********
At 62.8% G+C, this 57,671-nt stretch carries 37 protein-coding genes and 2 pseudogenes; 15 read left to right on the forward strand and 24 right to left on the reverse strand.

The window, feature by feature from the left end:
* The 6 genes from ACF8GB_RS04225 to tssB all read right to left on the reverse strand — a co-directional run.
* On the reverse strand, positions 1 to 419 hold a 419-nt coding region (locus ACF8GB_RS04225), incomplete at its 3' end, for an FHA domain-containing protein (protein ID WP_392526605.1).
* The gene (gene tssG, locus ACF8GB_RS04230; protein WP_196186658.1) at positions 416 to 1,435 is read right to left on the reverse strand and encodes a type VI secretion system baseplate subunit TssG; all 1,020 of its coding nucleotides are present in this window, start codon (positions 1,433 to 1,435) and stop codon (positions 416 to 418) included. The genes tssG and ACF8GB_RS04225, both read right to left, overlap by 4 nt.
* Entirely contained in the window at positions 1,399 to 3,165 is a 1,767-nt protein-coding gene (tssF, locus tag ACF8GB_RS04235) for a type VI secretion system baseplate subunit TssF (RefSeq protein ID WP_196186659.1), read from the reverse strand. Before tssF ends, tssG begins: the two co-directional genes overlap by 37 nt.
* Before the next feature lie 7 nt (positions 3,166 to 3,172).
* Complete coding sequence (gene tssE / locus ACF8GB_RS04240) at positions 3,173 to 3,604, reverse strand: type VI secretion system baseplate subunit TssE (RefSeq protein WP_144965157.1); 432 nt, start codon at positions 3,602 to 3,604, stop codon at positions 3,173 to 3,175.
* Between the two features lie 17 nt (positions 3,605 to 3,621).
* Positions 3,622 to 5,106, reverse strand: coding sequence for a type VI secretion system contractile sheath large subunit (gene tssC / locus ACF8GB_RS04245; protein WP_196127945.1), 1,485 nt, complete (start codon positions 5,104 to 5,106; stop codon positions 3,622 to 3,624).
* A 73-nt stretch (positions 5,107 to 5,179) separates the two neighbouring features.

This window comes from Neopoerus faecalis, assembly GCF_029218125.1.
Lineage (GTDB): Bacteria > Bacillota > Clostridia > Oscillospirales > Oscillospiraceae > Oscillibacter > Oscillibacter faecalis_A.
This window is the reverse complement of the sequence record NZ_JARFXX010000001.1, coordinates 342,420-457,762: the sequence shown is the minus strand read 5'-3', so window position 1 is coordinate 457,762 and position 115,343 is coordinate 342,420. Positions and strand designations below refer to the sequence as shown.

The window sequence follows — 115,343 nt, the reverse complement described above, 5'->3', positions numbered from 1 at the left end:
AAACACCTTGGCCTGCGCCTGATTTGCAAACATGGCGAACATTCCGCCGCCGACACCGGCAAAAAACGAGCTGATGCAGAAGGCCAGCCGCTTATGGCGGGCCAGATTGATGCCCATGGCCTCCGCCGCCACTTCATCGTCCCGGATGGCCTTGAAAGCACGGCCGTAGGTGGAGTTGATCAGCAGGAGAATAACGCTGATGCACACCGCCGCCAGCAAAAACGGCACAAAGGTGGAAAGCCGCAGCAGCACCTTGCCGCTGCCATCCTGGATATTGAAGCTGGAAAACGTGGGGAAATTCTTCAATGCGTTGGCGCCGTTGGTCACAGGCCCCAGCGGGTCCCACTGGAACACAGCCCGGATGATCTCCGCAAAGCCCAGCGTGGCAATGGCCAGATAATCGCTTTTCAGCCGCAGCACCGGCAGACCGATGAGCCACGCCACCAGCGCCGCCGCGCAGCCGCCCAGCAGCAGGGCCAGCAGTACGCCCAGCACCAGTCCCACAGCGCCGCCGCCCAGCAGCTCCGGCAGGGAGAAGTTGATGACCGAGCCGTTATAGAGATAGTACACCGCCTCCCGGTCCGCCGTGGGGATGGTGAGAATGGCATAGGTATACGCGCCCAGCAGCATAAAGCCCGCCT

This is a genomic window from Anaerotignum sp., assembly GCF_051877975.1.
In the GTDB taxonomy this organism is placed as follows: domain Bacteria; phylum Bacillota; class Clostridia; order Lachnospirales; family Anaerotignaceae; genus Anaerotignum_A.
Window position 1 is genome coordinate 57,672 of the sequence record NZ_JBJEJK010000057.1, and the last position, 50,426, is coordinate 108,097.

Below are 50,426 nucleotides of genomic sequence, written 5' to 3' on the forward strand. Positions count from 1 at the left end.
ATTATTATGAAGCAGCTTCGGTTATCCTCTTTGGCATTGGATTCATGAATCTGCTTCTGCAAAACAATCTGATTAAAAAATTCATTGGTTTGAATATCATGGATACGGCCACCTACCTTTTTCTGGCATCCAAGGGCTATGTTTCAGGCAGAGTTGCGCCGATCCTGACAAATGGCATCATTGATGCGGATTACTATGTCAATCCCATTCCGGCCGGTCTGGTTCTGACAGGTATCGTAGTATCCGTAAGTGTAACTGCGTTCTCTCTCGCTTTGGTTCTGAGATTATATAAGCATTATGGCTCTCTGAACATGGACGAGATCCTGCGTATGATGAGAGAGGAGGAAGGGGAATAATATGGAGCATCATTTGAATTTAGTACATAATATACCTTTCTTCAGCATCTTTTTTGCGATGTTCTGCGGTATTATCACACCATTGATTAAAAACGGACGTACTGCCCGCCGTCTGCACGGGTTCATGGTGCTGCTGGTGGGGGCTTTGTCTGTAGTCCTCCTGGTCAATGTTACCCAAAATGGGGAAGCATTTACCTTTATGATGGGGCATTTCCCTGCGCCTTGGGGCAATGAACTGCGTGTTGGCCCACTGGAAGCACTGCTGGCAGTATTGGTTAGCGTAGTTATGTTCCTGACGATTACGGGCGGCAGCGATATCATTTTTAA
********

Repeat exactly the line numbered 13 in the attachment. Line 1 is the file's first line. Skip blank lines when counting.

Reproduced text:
Lineage (GTDB): Bacteria > Bacillota > Clostridia > Oscillospirales > Oscillospiraceae > Oscillibacter > Oscillibacter faecalis_A.